What are your thoughts on the public response to energy prices in Canada?

By Tim Powers

How Canadians look at energy prices is as naturalist Henry David Thoreau described, “it’s not what you look at that matters, it’s what you see.” Thoreau could not be more right when it comes to the public’s take on energy discourse in this country.

Politicians from coast to coast frame the debate around what their citizens see now in terms of bills and prices at the pump versus future action on matters such as climate change or the need for pipelines.  What you see is also different from where you sit. In places like Alberta and Newfoundland and Labrador price is synonymous with employment. What you can afford to buy or pay for is heavily influenced by whether or not you have a job and the means to pay for it.

For example, the recent provincial election in Alberta was waged on who will more effectively get pipelines built. The pipeline symbolizes opportunity and the pace at which construction can happen represents the difference between a family’s employment or potential unemployment. Food on the table or not; certainly that is how the debate is cast.

An Angus Reid poll released in January captured well the notion of what you see depends on your perspective. The headline that came with the research screamed, “Nearly 6 in 10 Canadians polled call lack of new pipeline capacity a crisis.” Yet a paragraph in the media statement from the Angus Reid group captured the Canadian mosaic nicely. It read:

The latest polling finds Canadian polarized along regional lines, with residents of Alberta overwhelmingly taking the view that the situation is a crisis. Where British Columbians are divided, Quebecers take an opposite view.

“There is no one Canadian view on energy prices. It’s a wide lens with lots of angles and different sightlines.”

In the recent Ontario provincial election the public was asked to see energy pricing through the prism of corporate executives getting wealthy, bad power distribution arrangements being struck while average Joe and Janes were just paying more to get by. They were also reminded that an energy price was really a carbon tax and the cost of everything in their lives was going up. Of course these are not homogenous views but the party that promoted them now governs Ontario and is driving its energy policy accordingly.

But Canadians are not lemmings and well communicated verifiable evidence changes what they see.  For example, when it comes to that same Carbon Tax debate in Ontario levels of support or opposition vary with information available. In a February 8, 2019 poll done by our research company Abacus data found that in Ontario, 34 per cent support, 37 per cent are open to, and 30 per cent oppose the federal carbon tax. When told of the idea that revenues would be rebated to affected households support jumps to 42 per cent and opposition drops to 22 per cent.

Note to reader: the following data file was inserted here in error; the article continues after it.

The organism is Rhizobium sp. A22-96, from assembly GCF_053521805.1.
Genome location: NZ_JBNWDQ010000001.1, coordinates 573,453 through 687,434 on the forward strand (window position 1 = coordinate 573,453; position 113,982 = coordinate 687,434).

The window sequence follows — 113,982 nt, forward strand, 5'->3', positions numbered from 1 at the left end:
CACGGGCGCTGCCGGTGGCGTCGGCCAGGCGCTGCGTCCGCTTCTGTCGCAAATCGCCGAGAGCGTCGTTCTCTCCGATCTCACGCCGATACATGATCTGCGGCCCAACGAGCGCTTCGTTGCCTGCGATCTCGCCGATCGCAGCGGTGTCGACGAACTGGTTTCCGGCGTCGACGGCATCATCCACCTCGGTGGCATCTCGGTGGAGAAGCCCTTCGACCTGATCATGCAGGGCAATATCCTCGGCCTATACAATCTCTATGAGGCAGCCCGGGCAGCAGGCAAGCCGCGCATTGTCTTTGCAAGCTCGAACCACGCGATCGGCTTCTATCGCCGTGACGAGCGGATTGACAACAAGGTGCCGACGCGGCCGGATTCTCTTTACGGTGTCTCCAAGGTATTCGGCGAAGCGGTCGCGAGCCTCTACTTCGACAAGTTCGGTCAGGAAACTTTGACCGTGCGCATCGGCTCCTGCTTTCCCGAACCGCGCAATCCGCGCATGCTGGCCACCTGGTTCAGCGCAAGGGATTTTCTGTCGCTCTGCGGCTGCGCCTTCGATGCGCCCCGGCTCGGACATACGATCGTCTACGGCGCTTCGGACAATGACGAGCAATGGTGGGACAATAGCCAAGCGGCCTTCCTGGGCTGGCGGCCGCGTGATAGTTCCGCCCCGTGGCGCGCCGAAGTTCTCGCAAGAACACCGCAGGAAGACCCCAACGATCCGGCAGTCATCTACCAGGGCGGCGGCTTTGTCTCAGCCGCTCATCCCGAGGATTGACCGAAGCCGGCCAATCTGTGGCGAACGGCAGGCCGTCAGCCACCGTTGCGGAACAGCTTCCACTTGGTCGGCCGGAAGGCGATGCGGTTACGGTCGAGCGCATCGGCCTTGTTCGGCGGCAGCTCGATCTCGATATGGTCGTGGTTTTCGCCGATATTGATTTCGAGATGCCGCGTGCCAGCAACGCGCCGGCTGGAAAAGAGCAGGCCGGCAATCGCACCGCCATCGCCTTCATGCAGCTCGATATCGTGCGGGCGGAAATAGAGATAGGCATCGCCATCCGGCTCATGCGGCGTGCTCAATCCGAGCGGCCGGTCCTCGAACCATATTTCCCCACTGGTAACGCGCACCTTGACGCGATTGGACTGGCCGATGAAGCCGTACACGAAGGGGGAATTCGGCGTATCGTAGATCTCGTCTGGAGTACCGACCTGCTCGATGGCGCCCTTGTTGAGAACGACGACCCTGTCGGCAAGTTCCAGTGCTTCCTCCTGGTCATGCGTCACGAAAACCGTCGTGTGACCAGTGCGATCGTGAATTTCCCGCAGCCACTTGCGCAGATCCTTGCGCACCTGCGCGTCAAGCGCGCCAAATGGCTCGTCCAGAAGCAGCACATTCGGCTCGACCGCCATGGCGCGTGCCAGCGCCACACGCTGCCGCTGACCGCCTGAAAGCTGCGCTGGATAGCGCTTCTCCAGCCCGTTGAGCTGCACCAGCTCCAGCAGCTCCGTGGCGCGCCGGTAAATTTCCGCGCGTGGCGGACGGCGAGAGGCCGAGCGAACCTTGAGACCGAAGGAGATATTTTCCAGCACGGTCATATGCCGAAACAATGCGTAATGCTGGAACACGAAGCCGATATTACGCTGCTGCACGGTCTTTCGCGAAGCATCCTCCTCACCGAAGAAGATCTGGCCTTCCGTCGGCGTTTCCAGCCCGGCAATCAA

There is no one Canadian view on energy prices. It’s a wide lens with lots of angles and different sightlines.

Tim Powers, is the Vice-Chairman of Summa Strategies Canada and the managing partner of Abacus Data, both headquarters are in Ottawa. Mr. Powers appears regularly on CBC’s Power and Politics program as well as on VOCM in his home province of Newfoundland and Labrador.


Canadians have a lot of opinions when it comes to energy prices and they are not always polite when expressing them. I believe their strong opinions are the result of financial insecurities and frustrations and some politicians are capitalizing on this.

A 2018 year-end Ipsos poll showed that the percentage of Canadians who feel ‘good’ about their finances is at its lowest in 3 years. The picture looks even bleaker in Alberta where the energy sector and the thousands of livelihoods that depend on it continue to struggle. Conservatives in Canada are capitalizing on these insecurities and we don’t have to look very hard to find evidence of this. In Ontario, the Ford government continues to focus on doing everything in its power to fight the federal carbon tax and lower gasoline prices. Federally, the conservatives have sent robo text messages to Canadians in provinces where the carbon tax came into effect.

“While the [energy] sector is a major driver of Canada’s economy, it is a complex industry that is often misunderstood and the subject of ideological vitriol.”
What politicians fail to mention is that energy price fluctuations are the result of open markets and mostly beyond their control, by trying to artificially lower gasoline prices politicians are sacrificing the government’s future revenue. Government revenue from gasoline matters because it helps provincial and municipal governments build much needed infrastructure through the federal Gas Tax Fund.

It is human nature to complain about rising costs, whether it’s rising energy prices, food prices or the increasingly high cost of housing in Canada’s urban centres. It’s not difficult to see why energy prices have become a target for people’s frustrations. Prices fluctuate without “explanation”, almost arbitrarily, making it hard for Canadians, especially those with tight budgets and fixed incomes to adapt. While the sector is a major driver of Canada’s economy, it is a complex industry that is often misunderstood and the subject of ideological vitriol.